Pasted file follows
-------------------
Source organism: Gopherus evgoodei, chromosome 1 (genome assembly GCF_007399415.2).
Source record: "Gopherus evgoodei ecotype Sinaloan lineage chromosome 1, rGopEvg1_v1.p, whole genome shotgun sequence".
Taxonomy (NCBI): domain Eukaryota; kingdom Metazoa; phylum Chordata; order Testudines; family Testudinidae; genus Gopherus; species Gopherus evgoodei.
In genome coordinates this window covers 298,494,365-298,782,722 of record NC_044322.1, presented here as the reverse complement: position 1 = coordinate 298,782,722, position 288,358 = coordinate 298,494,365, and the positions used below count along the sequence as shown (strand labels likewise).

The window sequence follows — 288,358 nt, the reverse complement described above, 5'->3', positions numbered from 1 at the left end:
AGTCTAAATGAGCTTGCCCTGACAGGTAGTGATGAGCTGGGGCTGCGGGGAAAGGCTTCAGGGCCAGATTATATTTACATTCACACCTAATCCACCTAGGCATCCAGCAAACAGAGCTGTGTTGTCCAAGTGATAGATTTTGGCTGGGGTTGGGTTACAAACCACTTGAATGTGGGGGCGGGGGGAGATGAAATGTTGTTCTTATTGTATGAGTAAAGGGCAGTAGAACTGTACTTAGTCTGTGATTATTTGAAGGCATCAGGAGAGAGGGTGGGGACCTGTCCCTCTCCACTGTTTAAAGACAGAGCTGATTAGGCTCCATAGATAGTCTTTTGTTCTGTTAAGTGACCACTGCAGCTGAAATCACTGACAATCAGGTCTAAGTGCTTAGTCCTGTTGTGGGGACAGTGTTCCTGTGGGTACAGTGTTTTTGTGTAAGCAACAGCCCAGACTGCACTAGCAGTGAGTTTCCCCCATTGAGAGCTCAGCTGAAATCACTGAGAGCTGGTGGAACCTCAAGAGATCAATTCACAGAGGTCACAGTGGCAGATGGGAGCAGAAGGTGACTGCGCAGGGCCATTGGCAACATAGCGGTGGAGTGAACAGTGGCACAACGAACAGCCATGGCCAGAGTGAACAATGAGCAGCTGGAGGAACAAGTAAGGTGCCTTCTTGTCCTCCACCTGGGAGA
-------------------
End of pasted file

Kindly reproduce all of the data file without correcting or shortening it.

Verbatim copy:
Source organism: Gopherus evgoodei, chromosome 1 (genome assembly GCF_007399415.2).
Source record: "Gopherus evgoodei ecotype Sinaloan lineage chromosome 1, rGopEvg1_v1.p, whole genome shotgun sequence".
Taxonomy (NCBI): domain Eukaryota; kingdom Metazoa; phylum Chordata; order Testudines; family Testudinidae; genus Gopherus; species Gopherus evgoodei.
In genome coordinates this window covers 298,494,365-298,782,722 of record NC_044322.1, presented here as the reverse complement: position 1 = coordinate 298,782,722, position 288,358 = coordinate 298,494,365, and the positions used below count along the sequence as shown (strand labels likewise).

The window sequence follows — 288,358 nt, the reverse complement described above, 5'->3', positions numbered from 1 at the left end:
AGTCTAAATGAGCTTGCCCTGACAGGTAGTGATGAGCTGGGGCTGCGGGGAAAGGCTTCAGGGCCAGATTATATTTACATTCACACCTAATCCACCTAGGCATCCAGCAAACAGAGCTGTGTTGTCCAAGTGATAGATTTTGGCTGGGGTTGGGTTACAAACCACTTGAATGTGGGGGCGGGGGGAGATGAAATGTTGTTCTTATTGTATGAGTAAAGGGCAGTAGAACTGTACTTAGTCTGTGATTATTTGAAGGCATCAGGAGAGAGGGTGGGGACCTGTCCCTCTCCACTGTTTAAAGACAGAGCTGATTAGGCTCCATAGATAGTCTTTTGTTCTGTTAAGTGACCACTGCAGCTGAAATCACTGACAATCAGGTCTAAGTGCTTAGTCCTGTTGTGGGGACAGTGTTCCTGTGGGTACAGTGTTTTTGTGTAAGCAACAGCCCAGACTGCACTAGCAGTGAGTTTCCCCCATTGAGAGCTCAGCTGAAATCACTGAGAGCTGGTGGAACCTCAAGAGATCAATTCACAGAGGTCACAGTGGCAGATGGGAGCAGAAGGTGACTGCGCAGGGCCATTGGCAACATAGCGGTGGAGTGAACAGTGGCACAACGAACAGCCATGGCCAGAGTGAACAATGAGCAGCTGGAGGAACAAGTAAGGTGCCTTCTTGTCCTCCACCTGGGAGA